“Okay, fine, but just a Happy Meal.”

“Man, lame,” Liam complained.

“We could just go straight home.”

“Okay, okay, a Happy Meal sounds good.”

“Good choice.” Mike looked back at me. “You want anything?”

“Uh, no, I’m good.”

The fast food reinvigorated Liam much more than the Red Bull had. He gobbled up every fry and devoured the burger like it was the finest feast in the world. Afterwards, he licked his fingers clean, humming in contentment.

“That’s what I’m talking about.”

“There’re breath mints in the glove compartment,” Mike told his son. “Please use one.”

“In a minute.”

I watched like some kind of slack-jawed idiot as Liam took the half-smoked joint out of his pocket and lit it with a cheap cigarette lighter. He did it casually, like it was the most typical thing in the world and not an illegal substance.

“Liam!” Mike snapped.

“Geez, chill already. I’m getting to it.”

Liam rolled down the window. That was it. That was all he needed to do to appease his dad. I looked back and forth between them, waiting for the punch line. There just had to be a gag here, even though I had zero guesses about what it could be. I mean, I was just completely at a loss to explain what I was seeing.

What the shit is going on?

Chapter 5

W
E EVENTUALLY CAME TO AN
apartment complex I had only been to once before. My mom and I had checked it out when we were looking for a place. But it had seemed a little too seedy, even if it was a great deal. The thing I remembered most was not liking the way the manager had looked at my mom.

Mike dropped us off and then left. I watched him go, still trying to figure out how to even ask about the joint thing.

“Where’s he going?”

“Oh, he has to get back to work.”

Liam said this with a look in his eyes I knew to be sadness. It was an emotion I had never expected to see on his face. Before I had a chance to ask about it, he told me to follow him. So I just fell into step with the most confusing guy I had ever met—
ever
.

Liam (chewing on an Altoids) led me into his apartment. At once, the claustrophobic feeling of clutter pressed in on me. The walls were lined with bookshelves, and each was packed with massive tomes and binders and reams of paper. The floor, too, was piled high with the same sort of haphazard mess. The den had a worn couch and a desk with an old computer on it.

A big golden retriever ambled over to us and nuzzled Liam affectionately before sniffing me to make sure I could be trusted. Liam’s face lit up as he knelt down to pet and hug the friendly animal, cooing so adorably that it made me smile.

“Hey, Sully, this is Justin. Don’t bite him.”

The way the dog looked up at me with his long pink tongue hanging out the side of his mouth, I wasn’t much worried about getting bitten. I reached out and petted his fluffy golden head.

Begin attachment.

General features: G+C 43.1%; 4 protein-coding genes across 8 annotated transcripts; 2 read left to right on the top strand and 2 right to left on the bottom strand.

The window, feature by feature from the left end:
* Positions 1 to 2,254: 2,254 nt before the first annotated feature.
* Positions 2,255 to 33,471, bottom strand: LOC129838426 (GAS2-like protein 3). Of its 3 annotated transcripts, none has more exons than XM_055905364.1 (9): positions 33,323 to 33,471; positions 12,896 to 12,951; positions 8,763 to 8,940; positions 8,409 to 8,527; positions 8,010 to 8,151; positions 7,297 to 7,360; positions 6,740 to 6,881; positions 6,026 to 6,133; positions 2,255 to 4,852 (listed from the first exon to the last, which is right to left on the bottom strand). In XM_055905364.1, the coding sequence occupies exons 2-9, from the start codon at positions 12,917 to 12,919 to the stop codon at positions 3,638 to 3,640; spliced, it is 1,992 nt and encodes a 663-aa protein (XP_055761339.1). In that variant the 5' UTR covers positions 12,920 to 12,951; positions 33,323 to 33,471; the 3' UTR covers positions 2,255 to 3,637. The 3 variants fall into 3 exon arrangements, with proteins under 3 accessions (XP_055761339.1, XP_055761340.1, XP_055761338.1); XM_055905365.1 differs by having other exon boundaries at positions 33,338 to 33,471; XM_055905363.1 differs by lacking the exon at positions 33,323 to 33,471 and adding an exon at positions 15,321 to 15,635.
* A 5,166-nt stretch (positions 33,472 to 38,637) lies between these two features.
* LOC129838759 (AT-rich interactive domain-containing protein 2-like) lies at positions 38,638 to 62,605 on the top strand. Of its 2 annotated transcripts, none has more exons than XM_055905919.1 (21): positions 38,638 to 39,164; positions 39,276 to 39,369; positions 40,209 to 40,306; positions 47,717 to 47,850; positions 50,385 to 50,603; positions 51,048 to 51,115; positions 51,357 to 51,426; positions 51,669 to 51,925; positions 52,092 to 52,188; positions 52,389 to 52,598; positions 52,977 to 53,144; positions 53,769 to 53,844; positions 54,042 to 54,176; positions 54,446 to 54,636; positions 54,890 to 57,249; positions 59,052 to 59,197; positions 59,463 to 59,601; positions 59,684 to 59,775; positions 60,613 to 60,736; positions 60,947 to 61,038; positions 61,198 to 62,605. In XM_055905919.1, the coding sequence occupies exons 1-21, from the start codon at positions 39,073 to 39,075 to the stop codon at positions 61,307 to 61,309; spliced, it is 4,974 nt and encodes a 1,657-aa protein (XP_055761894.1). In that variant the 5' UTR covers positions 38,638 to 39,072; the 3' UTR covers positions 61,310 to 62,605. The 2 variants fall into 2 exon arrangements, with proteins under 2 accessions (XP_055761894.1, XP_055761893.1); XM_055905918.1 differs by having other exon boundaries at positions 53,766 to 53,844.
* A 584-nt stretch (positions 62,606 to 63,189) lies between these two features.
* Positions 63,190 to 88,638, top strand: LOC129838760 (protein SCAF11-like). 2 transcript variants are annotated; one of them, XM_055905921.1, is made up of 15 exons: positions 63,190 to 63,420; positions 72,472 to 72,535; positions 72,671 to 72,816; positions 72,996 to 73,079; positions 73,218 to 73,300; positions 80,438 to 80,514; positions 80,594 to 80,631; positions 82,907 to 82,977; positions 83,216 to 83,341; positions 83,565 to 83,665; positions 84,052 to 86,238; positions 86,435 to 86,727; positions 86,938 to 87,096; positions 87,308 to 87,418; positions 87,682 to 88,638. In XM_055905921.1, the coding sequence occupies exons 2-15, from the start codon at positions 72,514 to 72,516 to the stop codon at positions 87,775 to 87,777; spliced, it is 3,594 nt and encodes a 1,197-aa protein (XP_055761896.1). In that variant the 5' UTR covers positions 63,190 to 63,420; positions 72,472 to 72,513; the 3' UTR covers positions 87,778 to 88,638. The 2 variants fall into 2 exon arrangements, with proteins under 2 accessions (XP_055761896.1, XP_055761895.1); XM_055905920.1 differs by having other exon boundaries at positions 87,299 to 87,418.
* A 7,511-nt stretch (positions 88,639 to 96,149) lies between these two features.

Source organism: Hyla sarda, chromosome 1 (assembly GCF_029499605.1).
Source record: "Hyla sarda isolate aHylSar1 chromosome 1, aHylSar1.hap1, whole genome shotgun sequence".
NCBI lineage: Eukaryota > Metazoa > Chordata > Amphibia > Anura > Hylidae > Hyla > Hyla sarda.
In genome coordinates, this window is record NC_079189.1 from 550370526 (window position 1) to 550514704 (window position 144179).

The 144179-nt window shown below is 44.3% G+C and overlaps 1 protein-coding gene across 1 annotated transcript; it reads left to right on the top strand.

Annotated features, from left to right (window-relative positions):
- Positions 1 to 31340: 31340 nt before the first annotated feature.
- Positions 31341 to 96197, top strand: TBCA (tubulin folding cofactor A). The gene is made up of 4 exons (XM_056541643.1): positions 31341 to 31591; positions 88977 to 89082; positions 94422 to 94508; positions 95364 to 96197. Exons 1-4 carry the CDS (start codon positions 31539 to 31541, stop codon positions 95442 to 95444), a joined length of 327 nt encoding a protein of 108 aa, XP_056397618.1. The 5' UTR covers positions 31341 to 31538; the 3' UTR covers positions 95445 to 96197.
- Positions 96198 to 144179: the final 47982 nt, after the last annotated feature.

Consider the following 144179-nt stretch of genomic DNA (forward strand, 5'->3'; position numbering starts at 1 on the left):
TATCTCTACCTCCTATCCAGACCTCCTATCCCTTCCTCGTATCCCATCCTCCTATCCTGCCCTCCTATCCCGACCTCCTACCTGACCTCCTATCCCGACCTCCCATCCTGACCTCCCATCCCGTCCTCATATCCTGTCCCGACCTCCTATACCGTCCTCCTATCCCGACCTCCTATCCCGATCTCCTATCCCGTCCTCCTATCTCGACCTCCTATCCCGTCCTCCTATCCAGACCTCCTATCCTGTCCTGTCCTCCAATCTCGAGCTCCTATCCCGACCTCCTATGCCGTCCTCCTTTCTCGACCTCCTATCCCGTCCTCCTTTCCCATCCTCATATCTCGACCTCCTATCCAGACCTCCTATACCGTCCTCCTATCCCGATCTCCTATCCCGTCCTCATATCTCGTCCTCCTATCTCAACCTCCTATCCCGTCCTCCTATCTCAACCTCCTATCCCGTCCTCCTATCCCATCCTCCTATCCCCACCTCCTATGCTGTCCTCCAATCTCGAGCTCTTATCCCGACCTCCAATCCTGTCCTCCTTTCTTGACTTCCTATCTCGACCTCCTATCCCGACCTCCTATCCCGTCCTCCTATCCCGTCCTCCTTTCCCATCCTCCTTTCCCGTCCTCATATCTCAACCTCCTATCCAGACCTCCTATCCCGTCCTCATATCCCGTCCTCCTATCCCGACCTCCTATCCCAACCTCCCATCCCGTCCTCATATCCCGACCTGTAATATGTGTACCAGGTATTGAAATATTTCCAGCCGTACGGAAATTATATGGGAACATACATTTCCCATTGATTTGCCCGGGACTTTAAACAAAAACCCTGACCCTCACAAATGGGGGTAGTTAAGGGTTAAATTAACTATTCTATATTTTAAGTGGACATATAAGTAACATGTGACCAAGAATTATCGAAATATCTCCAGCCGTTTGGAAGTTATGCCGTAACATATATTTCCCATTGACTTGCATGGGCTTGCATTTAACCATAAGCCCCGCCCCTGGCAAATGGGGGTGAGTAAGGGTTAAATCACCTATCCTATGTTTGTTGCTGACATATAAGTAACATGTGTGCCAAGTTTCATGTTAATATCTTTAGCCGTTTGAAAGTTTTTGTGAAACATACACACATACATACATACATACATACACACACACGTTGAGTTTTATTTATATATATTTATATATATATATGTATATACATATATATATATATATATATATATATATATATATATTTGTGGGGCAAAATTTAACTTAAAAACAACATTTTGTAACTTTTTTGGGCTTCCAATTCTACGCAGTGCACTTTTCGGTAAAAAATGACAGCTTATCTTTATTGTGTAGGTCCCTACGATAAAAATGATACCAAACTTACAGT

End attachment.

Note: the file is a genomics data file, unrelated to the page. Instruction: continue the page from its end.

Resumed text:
“Is that you, Liam?” a woman’s voice called.

“It’s me, mom. And I brought my friend Justin with me.”

Liam’s mom was one of the most beautiful women I’d ever seen in real life. I guess I mean that she was obviously a beautiful woman, underneath the signs of exhaustion. Her green eyes were soft and kind, but under them were dark rings that hinted at many sleepless nights. Her face was flawless, but it was also gaunt.

She cleaned her hands with a towel and smiled at the both of us. “Justin, it’s nice to meet you. You can just call me Anna.”

“Um, hi.” I looked sidelong at Liam. “Uh, nice to meet you too.”

“We’re going to take Sully out to the park, okay?”

A brief squall of worry passed over Anna’s face, and when it was gone her warm smile was back. “All right. Dinner’s at five.”

“Hot dogs and potato salad?” Liam asked, and even I could tell that his hopeful look was sarcastic.

“Very funny. The store had a good sale on cabbage and spinach, so it’s Brown Rice Bake tonight.”

“Joy,” Liam sighed.

“Are you staying for dinner?”

“Uh,” I looked at Liam and I could see he didn’t want to face this mysterious rice dish alone. My mom was going to be working late anyway. “If it’s not any trouble.”

“Of course not, there’s plenty.”

“In fact, you can have mine,” Liam muttered.

“Liam….”

He affected an innocent look, which made his mom roll her eyes and head into the kitchen. “Be sure to take some water with you to the park.”

Liam grabbed two bottles of water and handed them to me. Then he grabbed a Frisbee and told Sully to follow him and we were out the door. Unlike every other dog I had ever met, Sully did not bolt as soon as freedom appeared before him. He stayed right by Liam’s side. However, from the way he was wagging his tail, it was clear he was very excited to be out of the small, cramped apartment.

BOOK: Fearless
6.5Mb size Format: txt, pdf, ePub
ads